We Have Too Much Stuff

We have too much stuff at our house. Do you have too much stuff too?

Recently I learned how planned obsolescence and perceived obsolescence have been used to get me to buy more stuff. I also learned how all this stuff creates problems far beyond the lack of space in my house. Watch a video below.

via Fred First

Trip to Floyd – Day 3

This post describes our third day visiting Floyd, Va, on Oct 6, 2007. Here’s the Day 1 and Day 2 posts.

We met Skip Slocum of Live Where You Play real estate at Cafe del Sol on Saturday morning. He took us on a tour Floyd County and showed us some property. I was looking forward to riding in the country — it’s been a tradition in my family since I was a small boy. (Every Sunday after Sunday school my father would take my sisters and me riding through rural Virgina. Most often we explored the Axton, VA area, but we sometimes left Henry County and ventured into Patrick, Franklin, or Pittsylvania countries. Even as children, we enjoyed seeing beautiful farms and the critters that lived on them. My sister Billie, when she was a little girl, saw a "yellow" turkey, which no one else saw. We tease her about it to this day, and she still insists she saw it.)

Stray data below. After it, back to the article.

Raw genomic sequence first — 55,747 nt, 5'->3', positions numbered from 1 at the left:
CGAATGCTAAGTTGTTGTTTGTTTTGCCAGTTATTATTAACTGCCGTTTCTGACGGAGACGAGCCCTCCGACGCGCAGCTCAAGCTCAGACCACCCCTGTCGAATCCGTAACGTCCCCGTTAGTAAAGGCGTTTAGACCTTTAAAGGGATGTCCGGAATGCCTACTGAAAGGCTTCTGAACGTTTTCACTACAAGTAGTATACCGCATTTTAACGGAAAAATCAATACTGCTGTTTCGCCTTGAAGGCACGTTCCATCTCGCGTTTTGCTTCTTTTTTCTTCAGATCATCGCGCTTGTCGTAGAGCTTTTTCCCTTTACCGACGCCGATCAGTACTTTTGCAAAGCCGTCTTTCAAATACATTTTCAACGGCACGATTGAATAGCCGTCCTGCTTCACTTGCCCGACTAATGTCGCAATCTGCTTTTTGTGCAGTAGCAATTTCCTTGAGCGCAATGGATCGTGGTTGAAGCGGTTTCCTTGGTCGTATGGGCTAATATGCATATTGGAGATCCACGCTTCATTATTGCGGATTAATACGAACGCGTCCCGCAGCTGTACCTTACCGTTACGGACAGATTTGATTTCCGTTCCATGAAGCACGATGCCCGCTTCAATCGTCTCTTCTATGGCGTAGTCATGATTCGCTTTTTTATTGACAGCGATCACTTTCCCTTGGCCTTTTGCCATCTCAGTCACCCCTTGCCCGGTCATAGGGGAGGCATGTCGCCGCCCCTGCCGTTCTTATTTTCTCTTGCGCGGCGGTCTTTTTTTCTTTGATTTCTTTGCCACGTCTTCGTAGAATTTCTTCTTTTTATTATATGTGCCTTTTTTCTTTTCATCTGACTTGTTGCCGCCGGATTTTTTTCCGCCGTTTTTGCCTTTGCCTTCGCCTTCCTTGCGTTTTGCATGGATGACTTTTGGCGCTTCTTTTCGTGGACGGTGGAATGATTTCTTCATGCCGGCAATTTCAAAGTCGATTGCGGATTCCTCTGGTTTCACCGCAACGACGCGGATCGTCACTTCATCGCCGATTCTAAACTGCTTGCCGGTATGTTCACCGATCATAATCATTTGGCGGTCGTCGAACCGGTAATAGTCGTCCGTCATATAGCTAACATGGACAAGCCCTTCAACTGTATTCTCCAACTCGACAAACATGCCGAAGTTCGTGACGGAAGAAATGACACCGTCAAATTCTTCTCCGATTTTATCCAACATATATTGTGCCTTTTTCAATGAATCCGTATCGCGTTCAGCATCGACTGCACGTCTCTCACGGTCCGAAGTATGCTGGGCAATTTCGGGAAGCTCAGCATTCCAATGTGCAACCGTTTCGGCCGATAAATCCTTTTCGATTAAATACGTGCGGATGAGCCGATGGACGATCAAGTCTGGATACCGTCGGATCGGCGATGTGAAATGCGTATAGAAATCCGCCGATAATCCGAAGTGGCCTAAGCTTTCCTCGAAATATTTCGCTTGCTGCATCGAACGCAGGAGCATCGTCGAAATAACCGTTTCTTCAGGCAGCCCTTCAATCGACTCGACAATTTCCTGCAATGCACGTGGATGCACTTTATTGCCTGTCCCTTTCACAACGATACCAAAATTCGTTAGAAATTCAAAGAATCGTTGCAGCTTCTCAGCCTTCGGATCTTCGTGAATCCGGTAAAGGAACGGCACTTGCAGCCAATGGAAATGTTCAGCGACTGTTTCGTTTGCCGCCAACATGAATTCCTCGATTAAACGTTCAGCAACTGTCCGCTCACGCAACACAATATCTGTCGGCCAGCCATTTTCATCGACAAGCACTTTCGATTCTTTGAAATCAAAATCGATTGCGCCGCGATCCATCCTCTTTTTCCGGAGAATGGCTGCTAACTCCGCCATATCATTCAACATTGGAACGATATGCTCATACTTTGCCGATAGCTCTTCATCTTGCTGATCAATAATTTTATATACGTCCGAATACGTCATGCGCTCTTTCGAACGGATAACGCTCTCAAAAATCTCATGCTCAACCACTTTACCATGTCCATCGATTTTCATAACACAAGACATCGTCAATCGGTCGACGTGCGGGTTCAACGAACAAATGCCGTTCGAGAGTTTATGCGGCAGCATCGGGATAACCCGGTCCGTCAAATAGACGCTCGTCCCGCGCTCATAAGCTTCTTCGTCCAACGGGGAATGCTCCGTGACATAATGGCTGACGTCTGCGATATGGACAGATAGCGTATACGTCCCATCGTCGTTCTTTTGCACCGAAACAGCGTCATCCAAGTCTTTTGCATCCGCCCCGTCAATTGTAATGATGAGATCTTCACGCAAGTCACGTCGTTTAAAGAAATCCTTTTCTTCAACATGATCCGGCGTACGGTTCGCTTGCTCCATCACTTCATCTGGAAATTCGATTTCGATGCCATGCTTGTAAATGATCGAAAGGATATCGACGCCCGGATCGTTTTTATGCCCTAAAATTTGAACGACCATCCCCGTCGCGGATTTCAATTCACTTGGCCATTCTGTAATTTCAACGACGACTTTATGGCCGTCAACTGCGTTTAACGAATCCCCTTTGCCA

Skip took us out Franklin Pike to the east and then up 221 to the north. We saw a lot of beautiful land and a few places that we’d like to live. It was great fun just riding around, seeing new places, and sharing stories about life and experiences. We saw a number of places that would be great mountain bike tours.

After several hours of touring northeast Floyd County, we returned to Cafe del Sol and had lunch. Soon after we arrived, Doug Thompson came in and we invited him to join us. From the time I spent around him, Doug seems to know everyone who lives in Floyd. We had a good lunch and said goodbye to Skip and Doug.Fred First photo

We walked down to the Floyd Country Store. I had a $20 gift certificate to spend — from winning the Friday Night Jamboree raffle the previous evening. I knew exactly what I wanted to buy with it. It took me a while to find it, but I finally located Fred First’s book Slow Road Home. I had been waiting for the right time to get Fred’s book, and I knew this was it. The karmic circle was complete — my first awareness of Floyd came from looking at Fred’s photos (his photo to the right) on his Fragments from Floyd blog several years ago, and I get to buy Fred’s book at the Floyd Country Store. The only part missing from this story was Fred — unfortunately, I didn’t get to meet him on this trip.